The biggest problem with Netflix’s Castlevania is that there isn’t more of it. That’s not to say it’s a superb, unbroachable show but that there simply isn’t enough of it to judge it. At four episodes, it has to bully through a swamp of story and potential. But that’s just it: there is potential.

The show is audacious in many ways, including in the material it covers. It goes almost the furthest back in the Castlevania timeline and covers a gap we’ve yet to see before. Telling the story of Trevor Belmont, we find out what happens in the lead-up to Castlevania III: Dracula’s Curse.

Trevor (Richard Armitage), an out-of-practice drunkard reeling from his status of both excommunication from the Church and being the last son of the once legendary Belmont line, stumbles headlong into Vlad Dracula Tepes (Graham McTavish) and his ongoing revenge for the witch-based and fatal prosecution of his wife in Târgoviște. The villages of Wallachia are attacked nightly by Dracula’s beasts, the Church is afflicted with dissension, and humanity is beginning to turn on itself with its own demise on the horizon.

It is, for lack of a better word, exceptionally anime. (Producer Adi Shankar was super right: this would not have worked live-action.) Even the setup steeps itself in the staples of the form. The reluctant but highly skilled and highly drunk warrior, a malicious and deceptive religious leader, a surprisingly self-sufficient and headstrong quest believer. It’s at least entertaining seeing them all collide, even if the collision is a bit predictable.

Part of that excitement is generated simply by the voracious pace of the show. At four episodes, it doesn’t have a lot of time to dillydally. It is problematic in that there’s little time to develop characters in any meaningful way while stuffing in a satisfying amount of action, but it also means that the show never bores the viewer. Always moving and always pushing, you never have time to find lulls or question gaps. (But my gosh are there plenty of gaps.)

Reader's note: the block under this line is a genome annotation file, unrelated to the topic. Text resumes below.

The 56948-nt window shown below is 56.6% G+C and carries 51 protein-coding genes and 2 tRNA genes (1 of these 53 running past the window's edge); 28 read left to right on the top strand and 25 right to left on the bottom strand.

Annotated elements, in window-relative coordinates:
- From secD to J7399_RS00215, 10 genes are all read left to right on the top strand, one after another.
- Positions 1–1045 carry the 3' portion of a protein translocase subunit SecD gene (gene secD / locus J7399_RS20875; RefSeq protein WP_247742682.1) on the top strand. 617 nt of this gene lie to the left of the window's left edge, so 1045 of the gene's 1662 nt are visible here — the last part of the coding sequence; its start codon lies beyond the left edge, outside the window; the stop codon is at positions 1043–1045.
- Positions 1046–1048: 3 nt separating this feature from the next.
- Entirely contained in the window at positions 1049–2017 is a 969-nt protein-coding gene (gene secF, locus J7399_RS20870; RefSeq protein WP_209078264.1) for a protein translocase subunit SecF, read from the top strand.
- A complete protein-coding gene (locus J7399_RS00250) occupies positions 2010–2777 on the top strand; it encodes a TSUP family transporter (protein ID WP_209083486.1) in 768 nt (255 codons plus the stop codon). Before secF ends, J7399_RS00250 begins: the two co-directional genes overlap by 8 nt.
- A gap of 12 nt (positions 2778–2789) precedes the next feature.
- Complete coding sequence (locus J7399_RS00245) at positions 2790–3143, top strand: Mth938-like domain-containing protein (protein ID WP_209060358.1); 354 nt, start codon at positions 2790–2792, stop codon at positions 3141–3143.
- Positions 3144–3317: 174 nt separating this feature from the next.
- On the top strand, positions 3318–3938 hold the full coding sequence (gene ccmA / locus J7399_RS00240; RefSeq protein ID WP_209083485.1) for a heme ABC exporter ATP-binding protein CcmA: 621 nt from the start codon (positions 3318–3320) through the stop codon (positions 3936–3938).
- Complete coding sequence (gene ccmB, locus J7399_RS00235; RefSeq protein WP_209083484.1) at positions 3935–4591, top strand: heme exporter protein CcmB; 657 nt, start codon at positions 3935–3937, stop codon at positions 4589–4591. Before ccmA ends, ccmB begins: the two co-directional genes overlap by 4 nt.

Before you can wonder how Trevor exactly got shanghaied into Speaker Magician Sypha Belnades’ (Alejandra Reynoso) quest to awaken the potentially nonexistent Sleeping Soldier beneath the city of Gresit, for instance, they’ve already moved on to just doing it. And along the way, there’s a great deal of incredibly raw anime action. It’s strangely slow-moving but still kinetic with plenty of pieces constantly in motion with a ton of color and bombast.


It’s also remarkably violent, though in a shockingly hollow and not shocking way. It looks a lot like the gushing blood geysers of Attack on Titan but without the same effect, neither horrifying or emotive. Limbs just sort of, like, fall off of people and all we are left to do is go, “Huh, how about that.”

The neat thing, though, is that lore is infused throughout it all. From the Vampire Killer Whip to the use of series favorite pickup items, it’s apparent writer Warren Ellis—and co-written by former Castlevania producer Koji Igarashi—is lovingly familiar with the franchise’s history. It even has time to poke fun at certain institutions of the games, which is a fun way to reward similarly entrenched fans. (It’s also hard to see how anyone will end up watching without having played and loved the games.)

For those that know how Castlevania III goes, they’ll likely know how this brief story goes. But the climax is still pretty dang cool. It’s an inspiring reveal that makes you glad for both the second season and its double duration of eight episodes. I’m not saying this is a flawless quartet, but it is a promising one. You should probably watch Castlevania.